South of this stage station was the site of the “Little Dave Cell ranch”. It is now owned by people named Wilson and is equipped with modern buildings. At the mouth of Lanahan Hollow was Henry Hutchins’ ranch. It is almost on a line with the south end of Cheyenne Mountain and just below the recently built camp Carson (1942).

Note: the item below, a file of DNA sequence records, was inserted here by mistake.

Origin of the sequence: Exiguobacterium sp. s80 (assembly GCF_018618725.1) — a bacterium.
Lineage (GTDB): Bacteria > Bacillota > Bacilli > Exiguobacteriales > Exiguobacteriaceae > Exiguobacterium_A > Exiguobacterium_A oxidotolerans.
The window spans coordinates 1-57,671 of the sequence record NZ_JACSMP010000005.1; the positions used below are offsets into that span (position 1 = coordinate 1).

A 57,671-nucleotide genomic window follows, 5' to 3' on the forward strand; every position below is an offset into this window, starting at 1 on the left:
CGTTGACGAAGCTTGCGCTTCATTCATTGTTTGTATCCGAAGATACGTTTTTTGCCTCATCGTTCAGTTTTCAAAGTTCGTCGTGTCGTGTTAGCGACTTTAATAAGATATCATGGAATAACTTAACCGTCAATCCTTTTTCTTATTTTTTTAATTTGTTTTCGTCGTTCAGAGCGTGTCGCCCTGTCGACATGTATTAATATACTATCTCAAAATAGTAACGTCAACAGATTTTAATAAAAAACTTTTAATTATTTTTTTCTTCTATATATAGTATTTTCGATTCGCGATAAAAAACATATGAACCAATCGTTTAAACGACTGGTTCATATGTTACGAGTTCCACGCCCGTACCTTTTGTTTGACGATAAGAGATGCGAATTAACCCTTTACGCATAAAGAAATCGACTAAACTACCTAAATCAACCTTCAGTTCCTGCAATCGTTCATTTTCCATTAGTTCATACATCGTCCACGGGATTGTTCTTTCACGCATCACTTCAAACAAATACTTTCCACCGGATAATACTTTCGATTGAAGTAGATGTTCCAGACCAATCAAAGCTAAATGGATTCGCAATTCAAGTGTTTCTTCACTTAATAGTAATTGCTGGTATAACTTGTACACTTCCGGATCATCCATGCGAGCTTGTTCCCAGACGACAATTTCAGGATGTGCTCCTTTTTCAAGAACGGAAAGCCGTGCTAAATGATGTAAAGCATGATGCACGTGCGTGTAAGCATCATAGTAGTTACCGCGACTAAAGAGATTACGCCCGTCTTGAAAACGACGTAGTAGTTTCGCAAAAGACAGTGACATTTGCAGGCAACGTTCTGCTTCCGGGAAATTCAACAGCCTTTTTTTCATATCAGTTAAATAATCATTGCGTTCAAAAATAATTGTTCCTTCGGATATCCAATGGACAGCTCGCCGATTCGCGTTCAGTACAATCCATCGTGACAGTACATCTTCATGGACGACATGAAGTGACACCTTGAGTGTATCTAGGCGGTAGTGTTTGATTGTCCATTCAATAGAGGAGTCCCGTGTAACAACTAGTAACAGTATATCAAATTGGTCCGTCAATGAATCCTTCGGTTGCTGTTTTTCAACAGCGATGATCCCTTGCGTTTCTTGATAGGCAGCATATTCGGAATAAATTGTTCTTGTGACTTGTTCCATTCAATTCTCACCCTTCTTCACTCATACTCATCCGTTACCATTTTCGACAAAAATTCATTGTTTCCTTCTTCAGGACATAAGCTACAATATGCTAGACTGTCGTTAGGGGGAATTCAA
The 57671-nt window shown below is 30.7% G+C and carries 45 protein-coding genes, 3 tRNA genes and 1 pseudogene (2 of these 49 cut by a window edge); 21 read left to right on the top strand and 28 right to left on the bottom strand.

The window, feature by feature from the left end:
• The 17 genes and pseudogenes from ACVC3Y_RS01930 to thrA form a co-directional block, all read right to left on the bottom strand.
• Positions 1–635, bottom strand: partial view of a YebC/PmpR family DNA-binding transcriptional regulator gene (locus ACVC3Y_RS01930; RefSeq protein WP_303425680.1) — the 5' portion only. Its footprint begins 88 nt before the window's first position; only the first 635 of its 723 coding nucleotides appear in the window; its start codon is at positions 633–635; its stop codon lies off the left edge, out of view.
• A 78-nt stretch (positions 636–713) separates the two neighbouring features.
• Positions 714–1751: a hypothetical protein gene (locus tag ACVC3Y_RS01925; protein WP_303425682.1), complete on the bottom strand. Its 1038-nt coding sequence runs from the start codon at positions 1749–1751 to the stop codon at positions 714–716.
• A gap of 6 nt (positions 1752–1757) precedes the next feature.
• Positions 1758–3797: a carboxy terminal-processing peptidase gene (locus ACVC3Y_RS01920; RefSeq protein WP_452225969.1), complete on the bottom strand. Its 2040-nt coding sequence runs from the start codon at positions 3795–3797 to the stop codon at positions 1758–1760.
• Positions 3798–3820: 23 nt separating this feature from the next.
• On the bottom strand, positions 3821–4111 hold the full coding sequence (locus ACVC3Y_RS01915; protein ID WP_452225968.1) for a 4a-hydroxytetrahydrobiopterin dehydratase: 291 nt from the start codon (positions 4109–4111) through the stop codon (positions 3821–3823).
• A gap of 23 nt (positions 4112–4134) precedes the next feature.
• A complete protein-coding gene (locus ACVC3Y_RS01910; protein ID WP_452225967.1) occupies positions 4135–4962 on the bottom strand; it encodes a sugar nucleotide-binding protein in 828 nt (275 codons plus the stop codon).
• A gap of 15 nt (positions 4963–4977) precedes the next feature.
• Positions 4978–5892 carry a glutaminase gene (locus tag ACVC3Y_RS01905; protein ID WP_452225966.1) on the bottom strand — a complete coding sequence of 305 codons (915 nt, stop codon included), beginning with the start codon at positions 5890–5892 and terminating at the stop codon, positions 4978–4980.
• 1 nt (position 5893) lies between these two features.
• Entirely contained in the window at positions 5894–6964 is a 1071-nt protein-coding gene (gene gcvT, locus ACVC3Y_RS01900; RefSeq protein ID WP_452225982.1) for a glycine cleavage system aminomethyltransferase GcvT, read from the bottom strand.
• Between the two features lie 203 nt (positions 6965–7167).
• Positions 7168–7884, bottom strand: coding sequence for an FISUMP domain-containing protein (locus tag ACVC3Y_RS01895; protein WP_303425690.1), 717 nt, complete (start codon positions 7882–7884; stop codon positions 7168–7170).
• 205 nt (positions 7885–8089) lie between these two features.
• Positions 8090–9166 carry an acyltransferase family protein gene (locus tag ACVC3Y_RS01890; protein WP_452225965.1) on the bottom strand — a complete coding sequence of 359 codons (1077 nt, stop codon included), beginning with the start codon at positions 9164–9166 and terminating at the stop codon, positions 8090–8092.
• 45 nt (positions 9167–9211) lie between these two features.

Anna Caroline Terrell, on her 14th birthday, Apr 23, 1869, was at her Uncle Henry’s ranch. She, with her cousins, Joel, Annie, Eva, Lou and Emma, were up on the roof of his home house (not the station) and were watching the soldiers – of whom JO Quick was one – over on the west side of the Fontaine. They were cavalry men and were riding northward along the stream. The children could see from their vantage point a party of Indians following the soldiers keeping one valley behind them. One of their scouts would stealthily observe the cavalry from the top of each ridge. When the soldiers came to Lanahan Hollow, they found water and grass and a herd of cattle. They camped, and after turning the horses loose to graze, killed a black Galloway calf and set about preparing supper. The girls watched the Indians steal upon the grazing horses near the head of the draw, and while the soldiers were intent on their meal, the Indians ran off the horses. The stream was so high that the girls could not ride over on a horse and warn the cavalry. The men had to walk to Colorado City, a distance of ten or twelve miles, and there secure fresh equipment. Colorado City was headquarters of the territory at that time. Mr. Quick’s father, JO Quick, lost his iron gray horse “Colonel” at that time. The men lost their saddles and all other equipment. The last serious Indian disturbances of this region occurred around 1868; this raid was doubtless a feature of a more extended uprising, and accounts for the presence of the armed and mounted men.